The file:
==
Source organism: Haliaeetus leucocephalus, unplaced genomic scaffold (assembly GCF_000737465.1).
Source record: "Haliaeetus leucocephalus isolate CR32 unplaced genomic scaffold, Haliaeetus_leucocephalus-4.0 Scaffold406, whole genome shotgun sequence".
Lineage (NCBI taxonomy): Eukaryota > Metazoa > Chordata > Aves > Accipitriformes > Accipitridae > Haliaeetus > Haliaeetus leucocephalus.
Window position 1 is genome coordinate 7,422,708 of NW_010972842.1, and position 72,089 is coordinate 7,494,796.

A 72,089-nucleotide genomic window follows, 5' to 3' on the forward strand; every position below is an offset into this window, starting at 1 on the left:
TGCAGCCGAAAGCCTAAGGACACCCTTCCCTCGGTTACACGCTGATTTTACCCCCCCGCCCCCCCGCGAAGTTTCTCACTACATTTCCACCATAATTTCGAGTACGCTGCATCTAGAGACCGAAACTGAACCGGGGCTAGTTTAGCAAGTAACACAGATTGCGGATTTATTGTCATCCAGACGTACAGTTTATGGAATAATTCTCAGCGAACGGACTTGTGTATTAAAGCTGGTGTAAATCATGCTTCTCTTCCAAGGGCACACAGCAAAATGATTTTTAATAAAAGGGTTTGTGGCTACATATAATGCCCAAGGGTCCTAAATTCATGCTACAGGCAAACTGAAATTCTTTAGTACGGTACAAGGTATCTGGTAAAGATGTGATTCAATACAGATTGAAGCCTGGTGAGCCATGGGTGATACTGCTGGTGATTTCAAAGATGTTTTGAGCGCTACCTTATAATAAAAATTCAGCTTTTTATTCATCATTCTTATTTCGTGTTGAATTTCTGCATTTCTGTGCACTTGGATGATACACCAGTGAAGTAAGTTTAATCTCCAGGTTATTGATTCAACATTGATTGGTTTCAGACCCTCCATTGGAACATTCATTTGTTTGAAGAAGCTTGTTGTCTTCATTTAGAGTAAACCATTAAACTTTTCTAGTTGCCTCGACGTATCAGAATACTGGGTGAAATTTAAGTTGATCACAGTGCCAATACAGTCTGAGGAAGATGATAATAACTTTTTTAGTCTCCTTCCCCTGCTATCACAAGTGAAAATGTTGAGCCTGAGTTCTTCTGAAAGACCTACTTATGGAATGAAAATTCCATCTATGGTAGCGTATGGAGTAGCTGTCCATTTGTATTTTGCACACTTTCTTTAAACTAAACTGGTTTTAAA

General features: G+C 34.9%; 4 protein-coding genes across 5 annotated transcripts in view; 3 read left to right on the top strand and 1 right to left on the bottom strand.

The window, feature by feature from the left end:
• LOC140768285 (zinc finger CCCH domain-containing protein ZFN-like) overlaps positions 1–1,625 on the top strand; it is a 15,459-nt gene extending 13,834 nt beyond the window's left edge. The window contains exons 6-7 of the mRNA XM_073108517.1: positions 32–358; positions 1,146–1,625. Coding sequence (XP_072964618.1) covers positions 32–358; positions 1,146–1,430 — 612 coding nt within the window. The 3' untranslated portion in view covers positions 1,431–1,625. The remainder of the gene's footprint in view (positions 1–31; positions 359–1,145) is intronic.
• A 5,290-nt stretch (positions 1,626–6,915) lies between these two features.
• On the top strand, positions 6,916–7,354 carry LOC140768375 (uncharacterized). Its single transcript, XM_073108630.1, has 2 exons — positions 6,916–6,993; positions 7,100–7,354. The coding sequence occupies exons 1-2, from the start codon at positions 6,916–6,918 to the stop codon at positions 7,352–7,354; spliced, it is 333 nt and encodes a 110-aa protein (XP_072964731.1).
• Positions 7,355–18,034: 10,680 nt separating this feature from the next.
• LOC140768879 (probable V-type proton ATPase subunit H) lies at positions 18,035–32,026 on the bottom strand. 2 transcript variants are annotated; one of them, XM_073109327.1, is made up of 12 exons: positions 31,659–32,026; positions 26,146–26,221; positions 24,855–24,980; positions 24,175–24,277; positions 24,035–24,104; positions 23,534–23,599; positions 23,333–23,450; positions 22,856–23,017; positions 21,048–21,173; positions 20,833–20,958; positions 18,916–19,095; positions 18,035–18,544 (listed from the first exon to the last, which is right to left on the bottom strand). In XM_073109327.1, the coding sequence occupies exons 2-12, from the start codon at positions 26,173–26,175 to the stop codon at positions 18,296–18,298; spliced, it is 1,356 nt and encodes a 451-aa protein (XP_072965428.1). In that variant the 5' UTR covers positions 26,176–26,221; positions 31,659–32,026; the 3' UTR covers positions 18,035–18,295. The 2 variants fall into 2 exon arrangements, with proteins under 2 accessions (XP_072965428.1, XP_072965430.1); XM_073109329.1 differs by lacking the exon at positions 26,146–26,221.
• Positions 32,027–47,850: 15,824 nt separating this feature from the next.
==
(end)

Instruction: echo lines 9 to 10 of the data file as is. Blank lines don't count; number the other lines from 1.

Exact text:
• LOC140768285 (zinc finger CCCH domain-containing protein ZFN-like) overlaps positions 1–1,625 on the top strand; it is a 15,459-nt gene extending 13,834 nt beyond the window's left edge. The window contains exons 6-7 of the mRNA XM_073108517.1: positions 32–358; positions 1,146–1,625. Coding sequence (XP_072964618.1) covers positions 32–358; positions 1,146–1,430 — 612 coding nt within the window. The 3' untranslated portion in view covers positions 1,431–1,625. The remainder of the gene's footprint in view (positions 1–31; positions 359–1,145) is intronic.
• A 5,290-nt stretch (positions 1,626–6,915) lies between these two features.